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Michael Murray’s on-going commentary on issues in corporate and personal insolvency law and related policy and law reform, in Australia and internationally. Given the scope of insolvency, this extends to business, consumer and professional conduct, and ethics, governance and regulation, criminal, tax, environmental and administrative law, and the courts and government.

 

Traill’s 16th Insolvency Conference 1-2 May – a wrap-up

A wide range of legal and practice issues concerning the current insolvency law changes under the Insolvency Law Reform Act 2016 were explained and discussed on the second day of the Traill Insolvency Conference, including how to assess reasonable requests for information, what notice must be given to creditors within the opening weeks of the insolvency, assessments of the sale of voidable claims, handling a lack of transparency in professional disciplinary processes, opening bank accounts, and responding to creditor’s directions and votes for removal. The level of fees and indemnities that may be sought from ASIC and other government agencies to administer insolvencies was also debated. 

Suggested precedents necessary to attend to various statutory requirements and checklists to ensure that various legal criteria are covered in decision making are being made available to those who attended.

Disappointingly, ASIC was unable to attend the conference but the time was well made up with what was a well received and interactive debate on the safe harbour and ipso facto reforms. The panel input of one of the original Harmer Committee commissioners, whose report cemented insolvent trading in place, a senior restructuring professional and a banker prompted a lively debate that was invaluable in testing the processes and parameters of what is proposed. The range of talents required to give the ‘appropriate advice’ was well debated.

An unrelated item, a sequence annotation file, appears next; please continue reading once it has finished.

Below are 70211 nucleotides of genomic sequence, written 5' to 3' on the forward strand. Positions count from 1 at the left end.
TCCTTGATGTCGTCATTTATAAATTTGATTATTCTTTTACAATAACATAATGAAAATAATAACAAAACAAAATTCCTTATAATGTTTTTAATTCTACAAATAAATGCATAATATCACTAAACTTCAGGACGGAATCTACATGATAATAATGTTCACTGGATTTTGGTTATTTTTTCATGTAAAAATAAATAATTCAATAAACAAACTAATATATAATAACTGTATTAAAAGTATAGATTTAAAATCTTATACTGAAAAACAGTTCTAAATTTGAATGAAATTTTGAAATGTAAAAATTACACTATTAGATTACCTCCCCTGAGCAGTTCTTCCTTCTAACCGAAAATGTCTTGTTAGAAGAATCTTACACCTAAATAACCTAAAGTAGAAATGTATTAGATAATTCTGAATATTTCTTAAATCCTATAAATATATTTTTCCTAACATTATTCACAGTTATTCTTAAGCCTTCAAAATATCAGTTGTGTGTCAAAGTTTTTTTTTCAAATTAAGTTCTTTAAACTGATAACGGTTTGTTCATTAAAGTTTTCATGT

Ipso facto concerns were highlighted in the debate with feedback from both aspects of the reforms already conveyed to those in government considering the current reforms.

Too briefly and without justice to the content and analysis, the conference also covered the court decisions in Sakr Nominees, Swan Services, BCI Finances, CMI Industrial, Amerind, Akron Roads, a number of recent bankruptcy decisions, Forge, s 420A, PPSA, Linc Energy, several recent voidable transaction cases, Central Cleaning, and Asden Developments.  The state of the restructuring market and the opportunities and challenges for insolvency practitioners was the subject of an interesting debate.

A day of PPS training was an optional extra, today, provided by a top level team from Herbert Smith Freehills.

What with imminent announcements in bankruptcy reform, we were asked to pencil in 6 December 2017 for a personal insolvency conference, and March 2018, for a 17th Traill insolvency conference which by that time will hopefully see all these reforms in place.